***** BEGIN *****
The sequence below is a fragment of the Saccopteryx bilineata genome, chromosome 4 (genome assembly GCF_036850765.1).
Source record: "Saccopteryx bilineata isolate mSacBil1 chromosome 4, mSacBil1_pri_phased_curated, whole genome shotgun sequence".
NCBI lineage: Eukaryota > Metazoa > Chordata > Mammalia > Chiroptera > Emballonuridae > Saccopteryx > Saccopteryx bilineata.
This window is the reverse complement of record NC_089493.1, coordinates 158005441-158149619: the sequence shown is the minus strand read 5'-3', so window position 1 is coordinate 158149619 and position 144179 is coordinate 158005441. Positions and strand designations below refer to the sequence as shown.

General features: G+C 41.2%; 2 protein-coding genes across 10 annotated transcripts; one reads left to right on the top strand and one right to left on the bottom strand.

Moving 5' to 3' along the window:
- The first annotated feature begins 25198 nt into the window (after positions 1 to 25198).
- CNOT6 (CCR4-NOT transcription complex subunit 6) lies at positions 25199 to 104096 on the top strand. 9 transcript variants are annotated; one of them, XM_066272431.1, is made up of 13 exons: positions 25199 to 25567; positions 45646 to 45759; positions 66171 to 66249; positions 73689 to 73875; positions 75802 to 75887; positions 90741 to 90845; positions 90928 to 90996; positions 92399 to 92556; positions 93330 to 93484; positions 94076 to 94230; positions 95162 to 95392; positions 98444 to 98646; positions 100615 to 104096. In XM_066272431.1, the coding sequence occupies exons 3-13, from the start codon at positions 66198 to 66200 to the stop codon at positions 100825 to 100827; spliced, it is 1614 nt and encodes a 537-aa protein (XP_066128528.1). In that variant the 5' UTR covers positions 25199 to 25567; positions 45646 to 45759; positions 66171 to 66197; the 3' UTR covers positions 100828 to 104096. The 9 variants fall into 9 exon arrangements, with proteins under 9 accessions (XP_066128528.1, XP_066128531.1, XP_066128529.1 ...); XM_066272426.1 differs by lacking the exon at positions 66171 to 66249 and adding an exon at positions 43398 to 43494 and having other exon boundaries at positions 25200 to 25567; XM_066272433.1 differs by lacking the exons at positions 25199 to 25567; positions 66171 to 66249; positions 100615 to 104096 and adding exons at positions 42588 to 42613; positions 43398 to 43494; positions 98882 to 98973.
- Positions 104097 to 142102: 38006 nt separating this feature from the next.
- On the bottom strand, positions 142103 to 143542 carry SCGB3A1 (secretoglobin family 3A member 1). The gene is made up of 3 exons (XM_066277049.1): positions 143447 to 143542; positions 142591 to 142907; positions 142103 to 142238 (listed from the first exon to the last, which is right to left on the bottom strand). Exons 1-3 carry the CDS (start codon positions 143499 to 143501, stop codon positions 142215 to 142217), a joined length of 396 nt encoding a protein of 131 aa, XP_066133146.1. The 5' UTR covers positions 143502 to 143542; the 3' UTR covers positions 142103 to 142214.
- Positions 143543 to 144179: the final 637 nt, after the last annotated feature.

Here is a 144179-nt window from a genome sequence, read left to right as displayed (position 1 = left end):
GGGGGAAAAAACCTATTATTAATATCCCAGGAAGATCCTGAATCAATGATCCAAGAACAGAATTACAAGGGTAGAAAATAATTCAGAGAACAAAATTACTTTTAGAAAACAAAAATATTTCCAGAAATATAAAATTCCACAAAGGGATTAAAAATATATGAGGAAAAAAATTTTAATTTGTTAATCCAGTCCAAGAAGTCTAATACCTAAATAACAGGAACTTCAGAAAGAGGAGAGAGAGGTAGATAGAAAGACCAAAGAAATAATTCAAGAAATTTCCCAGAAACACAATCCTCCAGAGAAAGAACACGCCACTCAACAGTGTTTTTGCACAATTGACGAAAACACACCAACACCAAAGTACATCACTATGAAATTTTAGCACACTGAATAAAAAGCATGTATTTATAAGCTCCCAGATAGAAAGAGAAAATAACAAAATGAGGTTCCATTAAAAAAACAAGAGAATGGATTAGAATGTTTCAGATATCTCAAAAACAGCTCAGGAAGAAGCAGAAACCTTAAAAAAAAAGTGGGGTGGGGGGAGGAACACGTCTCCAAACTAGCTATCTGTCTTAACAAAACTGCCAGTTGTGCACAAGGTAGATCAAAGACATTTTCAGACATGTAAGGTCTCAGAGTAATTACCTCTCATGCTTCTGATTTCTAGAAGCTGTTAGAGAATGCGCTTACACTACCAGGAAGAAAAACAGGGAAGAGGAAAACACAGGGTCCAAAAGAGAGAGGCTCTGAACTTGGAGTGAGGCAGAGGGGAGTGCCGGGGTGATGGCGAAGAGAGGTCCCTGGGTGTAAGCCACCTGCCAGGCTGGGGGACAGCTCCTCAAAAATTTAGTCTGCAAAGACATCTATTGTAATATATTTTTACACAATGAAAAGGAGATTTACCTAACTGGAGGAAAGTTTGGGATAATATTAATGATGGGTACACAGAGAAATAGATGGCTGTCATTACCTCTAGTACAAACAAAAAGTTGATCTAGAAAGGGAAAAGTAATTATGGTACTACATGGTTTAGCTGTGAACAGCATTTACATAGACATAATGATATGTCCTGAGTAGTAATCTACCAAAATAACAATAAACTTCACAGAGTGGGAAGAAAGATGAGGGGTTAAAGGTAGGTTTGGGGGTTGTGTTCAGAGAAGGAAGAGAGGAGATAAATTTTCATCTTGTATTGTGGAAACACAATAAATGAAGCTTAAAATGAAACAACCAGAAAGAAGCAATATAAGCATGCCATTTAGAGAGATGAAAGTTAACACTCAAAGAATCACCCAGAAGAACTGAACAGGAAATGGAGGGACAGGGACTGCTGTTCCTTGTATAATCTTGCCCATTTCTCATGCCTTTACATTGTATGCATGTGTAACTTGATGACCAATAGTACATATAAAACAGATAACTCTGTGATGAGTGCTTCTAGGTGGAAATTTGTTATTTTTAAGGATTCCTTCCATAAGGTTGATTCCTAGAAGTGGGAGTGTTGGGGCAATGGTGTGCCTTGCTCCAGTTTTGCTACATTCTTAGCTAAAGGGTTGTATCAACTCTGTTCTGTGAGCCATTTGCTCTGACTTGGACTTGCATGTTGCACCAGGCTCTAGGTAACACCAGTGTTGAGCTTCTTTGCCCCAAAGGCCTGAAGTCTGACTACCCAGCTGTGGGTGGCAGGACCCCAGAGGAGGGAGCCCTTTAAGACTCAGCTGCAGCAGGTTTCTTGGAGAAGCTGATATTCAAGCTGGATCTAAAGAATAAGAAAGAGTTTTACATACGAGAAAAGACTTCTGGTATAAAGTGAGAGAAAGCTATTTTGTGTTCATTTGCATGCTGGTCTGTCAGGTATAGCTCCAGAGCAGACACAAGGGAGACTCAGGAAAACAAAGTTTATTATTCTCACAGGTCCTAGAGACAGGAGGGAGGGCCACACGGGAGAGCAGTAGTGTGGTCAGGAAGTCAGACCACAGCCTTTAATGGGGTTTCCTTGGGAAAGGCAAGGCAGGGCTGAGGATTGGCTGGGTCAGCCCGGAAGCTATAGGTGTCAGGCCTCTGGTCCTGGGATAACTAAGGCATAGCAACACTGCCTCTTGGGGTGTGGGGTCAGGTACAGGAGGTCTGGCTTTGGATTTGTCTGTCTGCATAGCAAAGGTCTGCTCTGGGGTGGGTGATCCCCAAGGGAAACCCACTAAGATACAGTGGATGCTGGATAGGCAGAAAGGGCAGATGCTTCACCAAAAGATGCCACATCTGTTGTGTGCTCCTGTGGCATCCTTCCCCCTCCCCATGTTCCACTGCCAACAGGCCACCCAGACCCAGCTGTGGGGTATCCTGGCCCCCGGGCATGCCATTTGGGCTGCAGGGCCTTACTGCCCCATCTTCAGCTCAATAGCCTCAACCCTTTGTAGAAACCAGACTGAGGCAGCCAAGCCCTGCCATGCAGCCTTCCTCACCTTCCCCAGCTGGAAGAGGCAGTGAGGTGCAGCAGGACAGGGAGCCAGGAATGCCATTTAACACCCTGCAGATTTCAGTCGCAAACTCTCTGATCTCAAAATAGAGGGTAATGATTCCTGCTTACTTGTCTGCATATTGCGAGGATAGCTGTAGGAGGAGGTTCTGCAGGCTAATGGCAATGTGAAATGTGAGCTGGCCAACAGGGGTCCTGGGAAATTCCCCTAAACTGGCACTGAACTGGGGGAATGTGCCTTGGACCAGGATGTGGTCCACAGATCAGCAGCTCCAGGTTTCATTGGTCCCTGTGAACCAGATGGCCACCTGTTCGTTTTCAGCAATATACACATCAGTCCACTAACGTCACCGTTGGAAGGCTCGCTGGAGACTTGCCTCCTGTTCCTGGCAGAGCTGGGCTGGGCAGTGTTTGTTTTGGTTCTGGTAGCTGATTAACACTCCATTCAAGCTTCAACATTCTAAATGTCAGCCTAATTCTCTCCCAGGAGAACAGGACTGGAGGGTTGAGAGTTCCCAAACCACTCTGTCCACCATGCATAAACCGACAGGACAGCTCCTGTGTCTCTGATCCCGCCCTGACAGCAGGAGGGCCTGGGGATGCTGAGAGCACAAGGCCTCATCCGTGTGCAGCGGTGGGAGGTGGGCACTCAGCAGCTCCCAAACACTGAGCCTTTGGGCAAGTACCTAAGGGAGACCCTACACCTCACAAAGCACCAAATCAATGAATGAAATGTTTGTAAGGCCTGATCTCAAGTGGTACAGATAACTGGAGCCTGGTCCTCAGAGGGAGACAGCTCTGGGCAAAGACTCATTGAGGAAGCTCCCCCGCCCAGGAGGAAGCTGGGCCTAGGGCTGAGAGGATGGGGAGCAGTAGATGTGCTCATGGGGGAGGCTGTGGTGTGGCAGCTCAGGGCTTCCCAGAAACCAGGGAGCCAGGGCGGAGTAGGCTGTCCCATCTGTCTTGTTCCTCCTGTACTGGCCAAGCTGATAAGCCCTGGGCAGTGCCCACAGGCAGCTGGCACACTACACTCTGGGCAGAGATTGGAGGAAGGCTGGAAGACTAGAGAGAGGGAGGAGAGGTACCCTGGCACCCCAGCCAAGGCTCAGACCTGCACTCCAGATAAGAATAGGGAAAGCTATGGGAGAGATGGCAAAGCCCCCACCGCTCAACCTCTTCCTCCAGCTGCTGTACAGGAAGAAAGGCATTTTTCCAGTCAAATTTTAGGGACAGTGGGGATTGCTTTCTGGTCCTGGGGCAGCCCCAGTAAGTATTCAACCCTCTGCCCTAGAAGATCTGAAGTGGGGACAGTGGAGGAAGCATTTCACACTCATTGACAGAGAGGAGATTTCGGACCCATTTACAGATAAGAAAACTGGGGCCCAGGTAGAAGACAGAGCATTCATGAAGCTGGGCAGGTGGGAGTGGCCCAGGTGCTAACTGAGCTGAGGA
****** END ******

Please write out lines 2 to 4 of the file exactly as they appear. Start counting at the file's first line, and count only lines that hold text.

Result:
Source record: "Saccopteryx bilineata isolate mSacBil1 chromosome 4, mSacBil1_pri_phased_curated, whole genome shotgun sequence".
NCBI lineage: Eukaryota > Metazoa > Chordata > Mammalia > Chiroptera > Emballonuridae > Saccopteryx > Saccopteryx bilineata.
This window is the reverse complement of record NC_089493.1, coordinates 158005441-158149619: the sequence shown is the minus strand read 5'-3', so window position 1 is coordinate 158149619 and position 144179 is coordinate 158005441. Positions and strand designations below refer to the sequence as shown.